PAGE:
Chicanos Remember Journalist Ruben Salazar's Death This Anniversary

Artist:  Ernesto Yerena Montejano / Permission given by Brooklyn & Boyle's Abel Salas


Today marks the anniversary when Chicano Journalist Ruben Salazar died.   Rubén Salazar (March 3, 1928 – August 29, 1970) was a Mexican-American journalist killed by a Los Angeles County Sheriff's deputy during the National Chicano Moratorium March against the Vietnam War on August 29, 1970 in East Los Angeles, California. During the 1970s, his killing was often cited as a symbol of unjust treatment of Chicanos by law enforcement. Working as a reporter for the Los Angeles Times, Salazar was the first Mexican-American journalist from mainstream media to cover the Chicano community.

Rudolph Rudy Gonzales is the son of the legendary Corky Gonzales an I want to share with you his memory of Ruben Salazar.  Many of you may not know this but Rudy and Corky were with Ruben Salazar the day that he died:

I traveled with a contingent my father led from the Crusade for Justice of over 75 members. It was clear day as 25 - 50 thousand Chicanos and supporters prepared to march to Laguna Park in protest of the Vietnam War. The march would become the largest single protest by Chicanos in the history of the USA. I marched with my Dad Corky Gonzales who was scheduled to be one of the main speakers at the park. As the first Chicano leader and/or Civil/Human rights leader to come out against the war (one year before Martin Luther King Jr.), Corky was in the vanguard of the protest. Because of this I got to meet Ruben Salazar as he sought out my father during the march to take quick interview. He had kind eyes and interviewed my father with an honest intensity. When he marched off to interview other present Chicano leaders like Bert Corona, my father turned to me and my brother Joaquin and said with hope he (Ruben) is going to tell our truth!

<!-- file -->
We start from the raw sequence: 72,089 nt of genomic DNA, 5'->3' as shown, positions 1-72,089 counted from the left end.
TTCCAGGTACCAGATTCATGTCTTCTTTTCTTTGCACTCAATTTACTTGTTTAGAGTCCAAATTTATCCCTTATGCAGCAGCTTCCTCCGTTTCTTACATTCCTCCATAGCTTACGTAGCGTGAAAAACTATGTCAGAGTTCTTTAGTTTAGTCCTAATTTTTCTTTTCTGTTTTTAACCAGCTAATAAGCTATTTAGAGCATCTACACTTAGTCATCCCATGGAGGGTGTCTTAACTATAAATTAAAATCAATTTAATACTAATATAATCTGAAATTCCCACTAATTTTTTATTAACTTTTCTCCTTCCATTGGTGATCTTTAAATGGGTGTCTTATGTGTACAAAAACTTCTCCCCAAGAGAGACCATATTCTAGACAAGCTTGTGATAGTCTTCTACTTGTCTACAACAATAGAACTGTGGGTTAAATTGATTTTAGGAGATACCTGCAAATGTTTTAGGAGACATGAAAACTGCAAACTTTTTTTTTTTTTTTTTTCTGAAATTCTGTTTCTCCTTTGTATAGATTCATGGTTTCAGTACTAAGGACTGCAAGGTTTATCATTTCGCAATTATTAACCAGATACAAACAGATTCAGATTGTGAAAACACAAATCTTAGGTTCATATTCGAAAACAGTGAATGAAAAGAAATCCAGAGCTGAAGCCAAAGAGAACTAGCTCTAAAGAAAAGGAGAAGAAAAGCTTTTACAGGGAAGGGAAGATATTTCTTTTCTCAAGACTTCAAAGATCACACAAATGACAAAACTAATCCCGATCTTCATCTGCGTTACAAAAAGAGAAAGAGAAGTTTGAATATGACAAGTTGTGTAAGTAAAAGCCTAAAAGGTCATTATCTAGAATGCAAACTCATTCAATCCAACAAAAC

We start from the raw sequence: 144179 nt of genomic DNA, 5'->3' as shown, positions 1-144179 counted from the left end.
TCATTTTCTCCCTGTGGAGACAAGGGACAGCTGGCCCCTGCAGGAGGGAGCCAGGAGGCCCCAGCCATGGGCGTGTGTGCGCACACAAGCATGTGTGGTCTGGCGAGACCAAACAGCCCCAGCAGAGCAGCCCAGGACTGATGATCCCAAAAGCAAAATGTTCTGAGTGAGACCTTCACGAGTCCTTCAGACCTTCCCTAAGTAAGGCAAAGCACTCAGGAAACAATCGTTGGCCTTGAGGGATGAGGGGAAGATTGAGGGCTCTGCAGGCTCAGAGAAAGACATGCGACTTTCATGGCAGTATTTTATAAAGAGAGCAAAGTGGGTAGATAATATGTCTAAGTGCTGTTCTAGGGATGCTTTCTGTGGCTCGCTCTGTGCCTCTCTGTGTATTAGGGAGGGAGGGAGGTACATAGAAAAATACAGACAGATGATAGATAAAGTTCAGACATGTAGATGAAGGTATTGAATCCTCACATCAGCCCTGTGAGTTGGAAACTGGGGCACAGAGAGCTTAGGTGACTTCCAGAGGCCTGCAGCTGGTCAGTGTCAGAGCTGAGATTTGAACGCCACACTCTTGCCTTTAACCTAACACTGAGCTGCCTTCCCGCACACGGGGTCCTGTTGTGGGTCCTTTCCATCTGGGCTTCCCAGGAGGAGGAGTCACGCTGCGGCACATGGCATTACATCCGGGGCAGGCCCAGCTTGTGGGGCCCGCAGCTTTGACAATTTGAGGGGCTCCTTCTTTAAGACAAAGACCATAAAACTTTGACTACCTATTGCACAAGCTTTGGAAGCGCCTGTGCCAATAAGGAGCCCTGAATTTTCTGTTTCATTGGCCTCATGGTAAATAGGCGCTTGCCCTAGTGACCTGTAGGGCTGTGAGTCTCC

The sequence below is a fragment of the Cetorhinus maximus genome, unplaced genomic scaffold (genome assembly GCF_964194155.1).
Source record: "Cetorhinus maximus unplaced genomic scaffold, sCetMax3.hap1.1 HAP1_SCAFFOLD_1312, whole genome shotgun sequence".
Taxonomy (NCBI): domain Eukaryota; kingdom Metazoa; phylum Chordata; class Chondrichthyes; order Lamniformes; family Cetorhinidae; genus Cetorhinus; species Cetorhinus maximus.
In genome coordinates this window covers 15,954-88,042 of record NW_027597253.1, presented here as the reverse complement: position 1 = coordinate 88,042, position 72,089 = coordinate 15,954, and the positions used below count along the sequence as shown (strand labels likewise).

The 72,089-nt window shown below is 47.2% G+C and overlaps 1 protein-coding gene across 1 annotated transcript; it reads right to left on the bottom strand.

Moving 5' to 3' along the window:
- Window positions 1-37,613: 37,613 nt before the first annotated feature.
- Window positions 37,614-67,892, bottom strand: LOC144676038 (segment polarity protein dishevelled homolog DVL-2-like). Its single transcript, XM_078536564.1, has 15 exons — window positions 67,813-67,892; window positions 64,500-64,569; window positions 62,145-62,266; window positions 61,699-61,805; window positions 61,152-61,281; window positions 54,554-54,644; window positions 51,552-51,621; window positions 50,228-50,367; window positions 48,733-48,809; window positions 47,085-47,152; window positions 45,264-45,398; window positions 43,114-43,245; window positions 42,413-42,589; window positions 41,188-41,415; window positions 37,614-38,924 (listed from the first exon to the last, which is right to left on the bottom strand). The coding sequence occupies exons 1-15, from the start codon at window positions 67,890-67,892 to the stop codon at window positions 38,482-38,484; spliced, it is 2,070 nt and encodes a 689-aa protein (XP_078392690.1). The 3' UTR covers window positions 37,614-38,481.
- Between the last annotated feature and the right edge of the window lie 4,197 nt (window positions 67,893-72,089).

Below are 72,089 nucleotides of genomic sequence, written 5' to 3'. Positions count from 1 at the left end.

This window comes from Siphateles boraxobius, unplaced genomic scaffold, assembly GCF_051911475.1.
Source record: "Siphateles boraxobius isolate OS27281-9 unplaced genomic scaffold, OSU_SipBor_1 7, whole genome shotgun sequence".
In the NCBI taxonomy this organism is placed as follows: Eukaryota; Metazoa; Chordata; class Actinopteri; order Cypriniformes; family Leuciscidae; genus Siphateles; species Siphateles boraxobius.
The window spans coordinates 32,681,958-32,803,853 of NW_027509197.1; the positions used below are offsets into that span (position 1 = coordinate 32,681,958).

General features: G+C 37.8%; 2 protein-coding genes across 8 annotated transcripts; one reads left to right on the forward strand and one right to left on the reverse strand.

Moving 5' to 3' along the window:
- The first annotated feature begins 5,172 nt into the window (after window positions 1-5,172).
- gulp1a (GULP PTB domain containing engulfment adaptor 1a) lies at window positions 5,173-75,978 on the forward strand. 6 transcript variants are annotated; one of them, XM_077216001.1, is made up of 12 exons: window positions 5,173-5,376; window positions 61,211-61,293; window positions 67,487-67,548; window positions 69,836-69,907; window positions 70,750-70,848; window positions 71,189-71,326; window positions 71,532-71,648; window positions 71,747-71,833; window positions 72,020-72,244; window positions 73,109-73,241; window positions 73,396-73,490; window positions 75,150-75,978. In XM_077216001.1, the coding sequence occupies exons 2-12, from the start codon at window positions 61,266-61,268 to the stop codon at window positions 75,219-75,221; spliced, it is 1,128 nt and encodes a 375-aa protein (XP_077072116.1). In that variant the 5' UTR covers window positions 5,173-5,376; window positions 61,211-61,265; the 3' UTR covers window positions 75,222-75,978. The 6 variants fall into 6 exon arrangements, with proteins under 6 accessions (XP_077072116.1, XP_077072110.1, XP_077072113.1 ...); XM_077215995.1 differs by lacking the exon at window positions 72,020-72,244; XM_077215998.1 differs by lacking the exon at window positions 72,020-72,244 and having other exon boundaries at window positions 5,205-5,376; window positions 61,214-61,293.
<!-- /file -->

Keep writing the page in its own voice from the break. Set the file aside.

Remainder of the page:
That was the last day many Chicano leaders and activists saw Ruben Salazar alive.

That said, the next generation of Chicano activists are committed to taking the torch from our respected elders and carrying on and reviving what made us strong to begin with.  We will not back down despite death because our souls will come out of the graves and revive the much needed Chicano movement we see stirring from south Texas, to Denver, to L.A. and the rising Phoenix. 

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